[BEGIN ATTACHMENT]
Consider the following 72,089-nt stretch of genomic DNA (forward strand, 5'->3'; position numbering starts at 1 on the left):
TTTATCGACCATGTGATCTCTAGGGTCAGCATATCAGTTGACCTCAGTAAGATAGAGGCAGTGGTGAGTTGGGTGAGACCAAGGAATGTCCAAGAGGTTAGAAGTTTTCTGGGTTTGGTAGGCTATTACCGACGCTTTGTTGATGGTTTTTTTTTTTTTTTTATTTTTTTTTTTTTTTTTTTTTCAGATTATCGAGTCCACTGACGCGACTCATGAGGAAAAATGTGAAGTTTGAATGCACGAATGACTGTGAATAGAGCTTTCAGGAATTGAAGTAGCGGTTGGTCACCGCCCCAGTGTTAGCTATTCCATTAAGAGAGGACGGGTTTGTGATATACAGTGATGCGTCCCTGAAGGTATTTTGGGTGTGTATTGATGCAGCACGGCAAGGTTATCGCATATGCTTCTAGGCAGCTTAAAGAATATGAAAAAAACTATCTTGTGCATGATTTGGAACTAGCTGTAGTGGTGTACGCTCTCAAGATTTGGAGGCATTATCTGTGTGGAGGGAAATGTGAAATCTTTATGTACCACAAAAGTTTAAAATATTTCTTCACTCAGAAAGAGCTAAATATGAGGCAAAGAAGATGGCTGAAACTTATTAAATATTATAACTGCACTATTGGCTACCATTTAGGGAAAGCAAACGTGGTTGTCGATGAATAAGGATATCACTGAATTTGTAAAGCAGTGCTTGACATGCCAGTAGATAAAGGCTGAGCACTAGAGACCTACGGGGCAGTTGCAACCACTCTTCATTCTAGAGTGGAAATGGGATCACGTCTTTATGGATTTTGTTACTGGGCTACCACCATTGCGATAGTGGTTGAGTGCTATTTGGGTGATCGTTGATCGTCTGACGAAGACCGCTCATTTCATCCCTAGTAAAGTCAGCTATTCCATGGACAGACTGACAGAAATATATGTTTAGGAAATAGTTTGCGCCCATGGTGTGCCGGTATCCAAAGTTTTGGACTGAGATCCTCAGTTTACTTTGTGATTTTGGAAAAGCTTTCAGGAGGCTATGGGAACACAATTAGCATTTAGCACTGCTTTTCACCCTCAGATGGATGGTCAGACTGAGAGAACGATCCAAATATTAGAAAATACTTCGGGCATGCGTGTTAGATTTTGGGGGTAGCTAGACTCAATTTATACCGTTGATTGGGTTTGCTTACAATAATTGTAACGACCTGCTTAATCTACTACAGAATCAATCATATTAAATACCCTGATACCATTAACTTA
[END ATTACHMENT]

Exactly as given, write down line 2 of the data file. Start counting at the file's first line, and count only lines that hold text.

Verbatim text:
TTTATCGACCATGTGATCTCTAGGGTCAGCATATCAGTTGACCTCAGTAAGATAGAGGCAGTGGTGAGTTGGGTGAGACCAAGGAATGTCCAAGAGGTTAGAAGTTTTCTGGGTTTGGTAGGCTATTACCGACGCTTTGTTGATGGTTTTTTTTTTTTTTTTATTTTTTTTTTTTTTTTTTTTTCAGATTATCGAGTCCACTGACGCGACTCATGAGGAAAAATGTGAAGTTTGAATGCACGAATGACTGTGAATAGAGCTTTCAGGAATTGAAGTAGCGGTTGGTCACCGCCCCAGTGTTAGCTATTCCATTAAGAGAGGACGGGTTTGTGATATACAGTGATGCGTCCCTGAAGGTATTTTGGGTGTGTATTGATGCAGCACGGCAAGGTTATCGCATATGCTTCTAGGCAGCTTAAAGAATATGAAAAAAACTATCTTGTGCATGATTTGGAACTAGCTGTAGTGGTGTACGCTCTCAAGATTTGGAGGCATTATCTGTGTGGAGGGAAATGTGAAATCTTTATGTACCACAAAAGTTTAAAATATTTCTTCACTCAGAAAGAGCTAAATATGAGGCAAAGAAGATGGCTGAAACTTATTAAATATTATAACTGCACTATTGGCTACCATTTAGGGAAAGCAAACGTGGTTGTCGATGAATAAGGATATCACTGAATTTGTAAAGCAGTGCTTGACATGCCAGTAGATAAAGGCTGAGCACTAGAGACCTACGGGGCAGTTGCAACCACTCTTCATTCTAGAGTGGAAATGGGATCACGTCTTTATGGATTTTGTTACTGGGCTACCACCATTGCGATAGTGGTTGAGTGCTATTTGGGTGATCGTTGATCGTCTGACGAAGACCGCTCATTTCATCCCTAGTAAAGTCAGCTATTCCATGGACAGACTGACAGAAATATATGTTTAGGAAATAGTTTGCGCCCATGGTGTGCCGGTATCCAAAGTTTTGGACTGAGATCCTCAGTTTACTTTGTGATTTTGGAAAAGCTTTCAGGAGGCTATGGGAACACAATTAGCATTTAGCACTGCTTTTCACCCTCAGATGGATGGTCAGACTGAGAGAACGATCCAAATATTAGAAAATACTTCGGGCATGCGTGTTAGATTTTGGGGGTAGCTAGACTCAATTTATACCGTTGATTGGGTTTGCTTACAATAATTGTAACGACCTGCTTAATCTACTACAGAATCAATCATATTAAATACCCTGATACCATTAACTTA